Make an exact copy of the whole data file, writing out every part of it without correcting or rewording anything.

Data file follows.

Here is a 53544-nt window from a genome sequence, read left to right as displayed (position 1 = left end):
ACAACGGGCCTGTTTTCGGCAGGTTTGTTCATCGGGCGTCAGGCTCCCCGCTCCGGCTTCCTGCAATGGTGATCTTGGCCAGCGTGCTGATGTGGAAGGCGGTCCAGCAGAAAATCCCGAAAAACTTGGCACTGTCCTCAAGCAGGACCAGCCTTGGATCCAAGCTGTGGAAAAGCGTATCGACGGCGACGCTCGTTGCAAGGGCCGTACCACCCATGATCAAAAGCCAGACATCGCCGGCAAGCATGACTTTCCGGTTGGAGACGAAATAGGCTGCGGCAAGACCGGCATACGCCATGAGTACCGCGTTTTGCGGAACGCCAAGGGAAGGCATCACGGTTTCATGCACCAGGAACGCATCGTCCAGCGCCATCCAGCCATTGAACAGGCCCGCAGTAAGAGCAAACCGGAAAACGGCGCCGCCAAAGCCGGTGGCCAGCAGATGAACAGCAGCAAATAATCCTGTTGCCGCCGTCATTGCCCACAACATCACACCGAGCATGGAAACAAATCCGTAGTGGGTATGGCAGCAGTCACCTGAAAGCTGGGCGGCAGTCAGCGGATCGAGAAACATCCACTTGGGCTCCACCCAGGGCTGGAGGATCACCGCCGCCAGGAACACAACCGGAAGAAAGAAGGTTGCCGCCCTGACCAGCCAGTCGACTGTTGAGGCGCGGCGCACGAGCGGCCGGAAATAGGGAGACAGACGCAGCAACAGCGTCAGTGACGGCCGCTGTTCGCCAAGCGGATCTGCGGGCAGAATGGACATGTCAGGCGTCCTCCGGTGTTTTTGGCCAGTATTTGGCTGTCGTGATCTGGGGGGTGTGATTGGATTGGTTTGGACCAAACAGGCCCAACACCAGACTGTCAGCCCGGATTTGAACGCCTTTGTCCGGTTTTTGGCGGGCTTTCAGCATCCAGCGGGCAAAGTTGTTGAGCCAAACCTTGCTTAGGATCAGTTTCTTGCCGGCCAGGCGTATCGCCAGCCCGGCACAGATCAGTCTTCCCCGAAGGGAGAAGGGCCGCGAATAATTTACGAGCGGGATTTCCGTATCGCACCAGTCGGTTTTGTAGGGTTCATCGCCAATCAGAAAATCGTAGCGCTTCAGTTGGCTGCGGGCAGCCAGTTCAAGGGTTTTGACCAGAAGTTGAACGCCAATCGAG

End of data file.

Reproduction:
Here is a 53544-nt window from a genome sequence, read left to right as displayed (position 1 = left end):
ACAACGGGCCTGTTTTCGGCAGGTTTGTTCATCGGGCGTCAGGCTCCCCGCTCCGGCTTCCTGCAATGGTGATCTTGGCCAGCGTGCTGATGTGGAAGGCGGTCCAGCAGAAAATCCCGAAAAACTTGGCACTGTCCTCAAGCAGGACCAGCCTTGGATCCAAGCTGTGGAAAAGCGTATCGACGGCGACGCTCGTTGCAAGGGCCGTACCACCCATGATCAAAAGCCAGACATCGCCGGCAAGCATGACTTTCCGGTTGGAGACGAAATAGGCTGCGGCAAGACCGGCATACGCCATGAGTACCGCGTTTTGCGGAACGCCAAGGGAAGGCATCACGGTTTCATGCACCAGGAACGCATCGTCCAGCGCCATCCAGCCATTGAACAGGCCCGCAGTAAGAGCAAACCGGAAAACGGCGCCGCCAAAGCCGGTGGCCAGCAGATGAACAGCAGCAAATAATCCTGTTGCCGCCGTCATTGCCCACAACATCACACCGAGCATGGAAACAAATCCGTAGTGGGTATGGCAGCAGTCACCTGAAAGCTGGGCGGCAGTCAGCGGATCGAGAAACATCCACTTGGGCTCCACCCAGGGCTGGAGGATCACCGCCGCCAGGAACACAACCGGAAGAAAGAAGGTTGCCGCCCTGACCAGCCAGTCGACTGTTGAGGCGCGGCGCACGAGCGGCCGGAAATAGGGAGACAGACGCAGCAACAGCGTCAGTGACGGCCGCTGTTCGCCAAGCGGATCTGCGGGCAGAATGGACATGTCAGGCGTCCTCCGGTGTTTTTGGCCAGTATTTGGCTGTCGTGATCTGGGGGGTGTGATTGGATTGGTTTGGACCAAACAGGCCCAACACCAGACTGTCAGCCCGGATTTGAACGCCTTTGTCCGGTTTTTGGCGGGCTTTCAGCATCCAGCGGGCAAAGTTGTTGAGCCAAACCTTGCTTAGGATCAGTTTCTTGCCGGCCAGGCGTATCGCCAGCCCGGCACAGATCAGTCTTCCCCGAAGGGAGAAGGGCCGCGAATAATTTACGAGCGGGATTTCCGTATCGCACCAGTCGGTTTTGTAGGGTTCATCGCCAATCAGAAAATCGTAGCGCTTCAGTTGGCTGCGGGCAGCCAGTTCAAGGGTTTTGACCAGAAGTTGAACGCCAATCGAG